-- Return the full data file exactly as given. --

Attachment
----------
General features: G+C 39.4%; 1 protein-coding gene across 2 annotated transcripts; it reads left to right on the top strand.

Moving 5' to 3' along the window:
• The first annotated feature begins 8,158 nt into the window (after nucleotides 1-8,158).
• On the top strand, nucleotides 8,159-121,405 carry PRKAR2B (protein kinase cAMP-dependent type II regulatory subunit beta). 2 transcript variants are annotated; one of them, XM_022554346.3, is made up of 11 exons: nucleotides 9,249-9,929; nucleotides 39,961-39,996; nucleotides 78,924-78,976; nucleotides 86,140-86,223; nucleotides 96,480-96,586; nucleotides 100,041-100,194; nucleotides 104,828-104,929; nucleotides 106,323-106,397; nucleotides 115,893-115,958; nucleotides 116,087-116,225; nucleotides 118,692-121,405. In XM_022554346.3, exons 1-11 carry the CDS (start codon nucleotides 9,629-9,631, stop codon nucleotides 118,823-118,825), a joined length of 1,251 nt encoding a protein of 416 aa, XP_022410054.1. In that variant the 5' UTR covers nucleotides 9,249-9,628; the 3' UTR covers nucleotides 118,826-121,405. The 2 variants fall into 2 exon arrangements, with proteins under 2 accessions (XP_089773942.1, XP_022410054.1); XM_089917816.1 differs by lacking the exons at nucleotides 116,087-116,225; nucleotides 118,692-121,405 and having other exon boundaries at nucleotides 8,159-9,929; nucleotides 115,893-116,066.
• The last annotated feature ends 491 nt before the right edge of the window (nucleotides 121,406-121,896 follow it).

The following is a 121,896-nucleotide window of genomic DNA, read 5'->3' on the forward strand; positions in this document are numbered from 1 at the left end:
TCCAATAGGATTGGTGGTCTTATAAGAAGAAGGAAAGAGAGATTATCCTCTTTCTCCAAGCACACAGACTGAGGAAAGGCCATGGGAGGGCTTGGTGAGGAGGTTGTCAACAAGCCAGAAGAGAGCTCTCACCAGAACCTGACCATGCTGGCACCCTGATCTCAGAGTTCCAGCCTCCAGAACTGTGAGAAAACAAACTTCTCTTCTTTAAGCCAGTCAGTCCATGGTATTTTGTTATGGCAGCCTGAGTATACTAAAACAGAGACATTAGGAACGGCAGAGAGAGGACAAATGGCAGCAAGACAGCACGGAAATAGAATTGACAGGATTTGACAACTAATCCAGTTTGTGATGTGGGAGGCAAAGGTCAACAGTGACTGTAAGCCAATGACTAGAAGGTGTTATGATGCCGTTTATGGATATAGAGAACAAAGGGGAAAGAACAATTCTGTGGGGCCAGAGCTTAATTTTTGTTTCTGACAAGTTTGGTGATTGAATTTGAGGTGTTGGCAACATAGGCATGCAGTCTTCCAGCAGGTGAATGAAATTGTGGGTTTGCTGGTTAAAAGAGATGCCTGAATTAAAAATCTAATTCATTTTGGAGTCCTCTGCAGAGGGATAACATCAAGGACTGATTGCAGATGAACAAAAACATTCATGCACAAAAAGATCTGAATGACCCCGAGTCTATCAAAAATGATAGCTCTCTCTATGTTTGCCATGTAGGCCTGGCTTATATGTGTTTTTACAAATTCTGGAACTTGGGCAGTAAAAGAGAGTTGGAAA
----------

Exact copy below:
General features: G+C 39.4%; 1 protein-coding gene across 2 annotated transcripts; it reads left to right on the top strand.

Moving 5' to 3' along the window:
• The first annotated feature begins 8,158 nt into the window (after nucleotides 1-8,158).
• On the top strand, nucleotides 8,159-121,405 carry PRKAR2B (protein kinase cAMP-dependent type II regulatory subunit beta). 2 transcript variants are annotated; one of them, XM_022554346.3, is made up of 11 exons: nucleotides 9,249-9,929; nucleotides 39,961-39,996; nucleotides 78,924-78,976; nucleotides 86,140-86,223; nucleotides 96,480-96,586; nucleotides 100,041-100,194; nucleotides 104,828-104,929; nucleotides 106,323-106,397; nucleotides 115,893-115,958; nucleotides 116,087-116,225; nucleotides 118,692-121,405. In XM_022554346.3, exons 1-11 carry the CDS (start codon nucleotides 9,629-9,631, stop codon nucleotides 118,823-118,825), a joined length of 1,251 nt encoding a protein of 416 aa, XP_022410054.1. In that variant the 5' UTR covers nucleotides 9,249-9,628; the 3' UTR covers nucleotides 118,826-121,405. The 2 variants fall into 2 exon arrangements, with proteins under 2 accessions (XP_089773942.1, XP_022410054.1); XM_089917816.1 differs by lacking the exons at nucleotides 116,087-116,225; nucleotides 118,692-121,405 and having other exon boundaries at nucleotides 8,159-9,929; nucleotides 115,893-116,066.
• The last annotated feature ends 491 nt before the right edge of the window (nucleotides 121,406-121,896 follow it).

The following is a 121,896-nucleotide window of genomic DNA, read 5'->3' on the forward strand; positions in this document are numbered from 1 at the left end:
TCCAATAGGATTGGTGGTCTTATAAGAAGAAGGAAAGAGAGATTATCCTCTTTCTCCAAGCACACAGACTGAGGAAAGGCCATGGGAGGGCTTGGTGAGGAGGTTGTCAACAAGCCAGAAGAGAGCTCTCACCAGAACCTGACCATGCTGGCACCCTGATCTCAGAGTTCCAGCCTCCAGAACTGTGAGAAAACAAACTTCTCTTCTTTAAGCCAGTCAGTCCATGGTATTTTGTTATGGCAGCCTGAGTATACTAAAACAGAGACATTAGGAACGGCAGAGAGAGGACAAATGGCAGCAAGACAGCACGGAAATAGAATTGACAGGATTTGACAACTAATCCAGTTTGTGATGTGGGAGGCAAAGGTCAACAGTGACTGTAAGCCAATGACTAGAAGGTGTTATGATGCCGTTTATGGATATAGAGAACAAAGGGGAAAGAACAATTCTGTGGGGCCAGAGCTTAATTTTTGTTTCTGACAAGTTTGGTGATTGAATTTGAGGTGTTGGCAACATAGGCATGCAGTCTTCCAGCAGGTGAATGAAATTGTGGGTTTGCTGGTTAAAAGAGATGCCTGAATTAAAAATCTAATTCATTTTGGAGTCCTCTGCAGAGGGATAACATCAAGGACTGATTGCAGATGAACAAAAACATTCATGCACAAAAAGATCTGAATGACCCCGAGTCTATCAAAAATGATAGCTCTCTCTATGTTTGCCATGTAGGCCTGGCTTATATGTGTTTTTACAAATTCTGGAACTTGGGCAGTAAAAGAGAGTTGGAAA